Every fall, western New England looks forward to one of the area’s most anticipated fairs: The Eastern States Exposition, better known as The Big E.
Last year, for the first time since World War II the fair, like many other events, was cancelled due to the pandemic.
Zydalis Bauer spoke with Eugene Cassidy, President and CEO of the Eastern States Exposition, to hear how difficult it was to cancel the 2020 far, how the exposition has managed to reinvent itself during this past year, and what the future holds for the Big E.
Read the full transcript:
Zydalis Bauer, Connecting Point: Every fall, this region looks forward to one of the area’s most anticipated fairs, the Eastern States Exposition, better known as the Big E.
However, last year, for the first time since World War Two, the fair, like many other events, was canceled due to the pandemic.
I spoke with Eugene Cassidy, President and CEO of the Eastern States Exposition, to hear how difficult it was to come to that decision, how the exposition has managed to reinvent itself during the past year, and what the future holds for the Big E.
Eugene Cassidy, President & CEO of the Eastern States Exposition: It had been seventy five years since we canceled the last time. But during the war effort, everybody was all hands on deck, and so people understood that. Here, you know, we didn’t fully understand what the pandemic was going to mean for the world, really.
What most people probably don’t realize is the impact, the economic impact of the Eastern States Exposition, is over six hundred and eighty one million dollars and there’s a lot of livelihoods at stake. So, you know, while there’s the livelihoods of the few of us at work here, in a normal time, we only have about 30 full time employees, although we’re down quite a bit from that now.
But there’s, you know, there’s thousands of people that are that are in that six hundred and eighty one million dollars. So, that complicated the cancellation because we knew that people needed us in order for them to make ends meet.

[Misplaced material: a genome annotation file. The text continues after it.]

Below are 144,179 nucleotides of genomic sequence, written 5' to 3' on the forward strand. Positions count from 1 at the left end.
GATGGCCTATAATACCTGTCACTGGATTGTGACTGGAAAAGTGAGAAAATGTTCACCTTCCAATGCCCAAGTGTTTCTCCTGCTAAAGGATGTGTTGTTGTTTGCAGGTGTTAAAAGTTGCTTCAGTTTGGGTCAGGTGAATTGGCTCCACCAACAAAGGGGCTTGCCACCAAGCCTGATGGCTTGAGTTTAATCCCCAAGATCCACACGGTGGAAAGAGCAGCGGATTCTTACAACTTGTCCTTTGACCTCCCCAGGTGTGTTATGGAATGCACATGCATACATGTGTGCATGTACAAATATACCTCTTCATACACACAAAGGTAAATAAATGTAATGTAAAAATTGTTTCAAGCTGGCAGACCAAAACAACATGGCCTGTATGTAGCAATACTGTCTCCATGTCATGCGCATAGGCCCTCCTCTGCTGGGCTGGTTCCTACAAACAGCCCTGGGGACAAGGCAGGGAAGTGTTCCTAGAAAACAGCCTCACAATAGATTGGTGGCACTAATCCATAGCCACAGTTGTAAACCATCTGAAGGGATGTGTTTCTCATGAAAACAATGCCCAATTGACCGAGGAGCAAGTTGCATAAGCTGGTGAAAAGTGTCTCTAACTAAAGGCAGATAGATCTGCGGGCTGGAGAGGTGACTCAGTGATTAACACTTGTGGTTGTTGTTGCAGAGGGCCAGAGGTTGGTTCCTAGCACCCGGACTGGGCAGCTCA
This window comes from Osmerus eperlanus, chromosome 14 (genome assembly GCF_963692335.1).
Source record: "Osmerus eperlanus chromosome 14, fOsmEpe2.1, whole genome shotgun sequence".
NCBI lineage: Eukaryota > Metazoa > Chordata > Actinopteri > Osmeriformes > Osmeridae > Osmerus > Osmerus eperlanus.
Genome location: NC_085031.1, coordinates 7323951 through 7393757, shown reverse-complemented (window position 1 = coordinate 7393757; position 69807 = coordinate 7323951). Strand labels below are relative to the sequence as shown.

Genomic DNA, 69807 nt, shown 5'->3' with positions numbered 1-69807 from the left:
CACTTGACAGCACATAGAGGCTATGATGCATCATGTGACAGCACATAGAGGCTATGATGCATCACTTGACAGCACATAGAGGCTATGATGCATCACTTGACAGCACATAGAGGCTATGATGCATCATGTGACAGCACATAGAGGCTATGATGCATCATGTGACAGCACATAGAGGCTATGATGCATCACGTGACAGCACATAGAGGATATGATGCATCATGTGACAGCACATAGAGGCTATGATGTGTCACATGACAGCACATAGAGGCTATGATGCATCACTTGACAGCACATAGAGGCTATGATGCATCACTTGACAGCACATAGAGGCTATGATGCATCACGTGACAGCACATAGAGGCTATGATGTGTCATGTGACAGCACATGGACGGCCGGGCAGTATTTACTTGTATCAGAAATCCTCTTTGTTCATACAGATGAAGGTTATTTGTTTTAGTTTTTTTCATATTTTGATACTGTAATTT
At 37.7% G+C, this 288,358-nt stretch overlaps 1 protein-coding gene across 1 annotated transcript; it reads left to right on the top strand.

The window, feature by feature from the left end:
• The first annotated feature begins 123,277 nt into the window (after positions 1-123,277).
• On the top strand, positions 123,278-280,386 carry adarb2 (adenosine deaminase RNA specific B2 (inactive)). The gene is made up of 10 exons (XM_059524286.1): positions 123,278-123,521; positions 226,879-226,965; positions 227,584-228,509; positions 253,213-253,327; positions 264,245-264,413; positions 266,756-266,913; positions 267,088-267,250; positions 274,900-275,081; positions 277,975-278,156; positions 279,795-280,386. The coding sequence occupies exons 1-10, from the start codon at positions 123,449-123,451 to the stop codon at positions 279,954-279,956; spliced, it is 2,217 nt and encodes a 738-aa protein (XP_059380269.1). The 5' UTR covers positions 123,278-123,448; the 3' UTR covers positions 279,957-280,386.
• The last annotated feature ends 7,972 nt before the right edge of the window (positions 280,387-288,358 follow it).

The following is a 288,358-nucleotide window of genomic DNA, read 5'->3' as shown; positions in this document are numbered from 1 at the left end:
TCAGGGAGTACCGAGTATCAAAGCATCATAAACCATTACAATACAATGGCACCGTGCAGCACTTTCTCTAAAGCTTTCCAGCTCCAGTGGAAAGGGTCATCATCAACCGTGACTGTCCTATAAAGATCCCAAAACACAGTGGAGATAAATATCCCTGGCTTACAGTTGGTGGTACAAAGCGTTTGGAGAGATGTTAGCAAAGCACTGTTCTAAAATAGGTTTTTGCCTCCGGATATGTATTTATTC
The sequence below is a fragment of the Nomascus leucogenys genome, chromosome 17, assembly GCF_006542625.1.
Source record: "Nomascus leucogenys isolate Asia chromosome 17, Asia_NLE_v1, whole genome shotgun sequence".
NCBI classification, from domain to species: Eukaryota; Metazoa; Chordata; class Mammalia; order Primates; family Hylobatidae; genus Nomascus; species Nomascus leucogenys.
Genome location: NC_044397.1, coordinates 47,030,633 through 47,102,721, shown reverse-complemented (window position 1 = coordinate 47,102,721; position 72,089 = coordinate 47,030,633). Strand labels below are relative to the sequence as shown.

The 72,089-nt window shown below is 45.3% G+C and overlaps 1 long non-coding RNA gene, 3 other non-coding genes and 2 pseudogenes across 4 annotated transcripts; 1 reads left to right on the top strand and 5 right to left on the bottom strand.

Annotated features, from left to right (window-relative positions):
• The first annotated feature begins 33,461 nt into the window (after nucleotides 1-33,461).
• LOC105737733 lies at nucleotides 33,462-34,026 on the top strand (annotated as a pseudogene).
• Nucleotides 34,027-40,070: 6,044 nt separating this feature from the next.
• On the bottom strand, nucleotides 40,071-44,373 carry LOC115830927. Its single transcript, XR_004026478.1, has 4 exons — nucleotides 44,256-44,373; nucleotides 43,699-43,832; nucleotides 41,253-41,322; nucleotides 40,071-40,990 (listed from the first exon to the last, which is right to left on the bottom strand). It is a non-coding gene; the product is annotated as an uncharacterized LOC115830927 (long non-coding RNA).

And it was it was a very difficult decision to make, while at the same time we were aware that if we had a fair, we could have been putting people in harm’s way and health risk as well.
Zydalis Bauer: The Exposition host over one hundred events throughout the year that range from trade shows to agricultural and livestock competitions and entertainment events, all which had been affected by this pandemic.
So, how have you managed to reinvent yourselves in order to stay afloat during these difficult times?
Eugene Cassidy: You know, we’re used to having events on very large scales. We deal with a large volume of people.
But it’s also important for us to kind of keep the name Eastern States Exposition in the spotlight. And so we did that by having a food drive through. We opened recently with our concessions partner, the West Springfield Drive-in for in movies, very successful.
We had the Victory Cheese Garden here, the cheese market, which is sort of a throwback to the Second World War days. We needed to provide a platform for New England agriculture to be able to distribute their product.
A lot of this stuff generated no income to the Eastern States, but it kept us in the public eye. And getting through the pandemic has been extraordinarily difficult. And if if we failed, filling that void of six hundred eighty one million dollars for our region, I’m not sure anybody could ever back fill that void.
Zydalis Bauer: Now, this April, it was announced that the Big E would become a Mass vaccination site, which is second in the region after the site at the Eastfield, MA in Springfield.
Why were the fairgrounds chosen as Mass vaccination site, and how does it feel to offer this service to the residents?
Eugene Cassidy: I would have liked to have had the vaccination site opened in January, but we were unable to convince the state that this was the best place for it, in spite of the fact that we were the second largest coronavirus testing site. So, you know, it feels good to be able to deliver the the solution.
And, you know, if it weren’t for Mayor Reichelt, the mayor of West Springfield, Mayor Sapelle from Agawam, Mayor Humason from Westfield, those three gentlemen there, Mayor Will Reichelt, chief among them, played a powerful role for this region. And the region is that while a debt of gratitude for sure.
Zydalis Bauer: The Big E has been part of this region for over a century, and the fair is one of the most popular events that we see in this region. In 2019, when the fair was last held, it’s all over one point six million visitors.
With Massachusetts entering phase four of its reopening and loosening restrictions. Are you hopeful that the fair can make a comeback this year?
Eugene Cassidy: We are very optimistic. The governor has indicated that on August 1st, the mandate should be removed. We know that we’re in a very big, public environment, mass-gathering space. Some people are never going to return to mass gatherings, and and that’s up to their discretion, of course.
But we’d like to see the American way of life be celebrated again at the Big E, to be sure.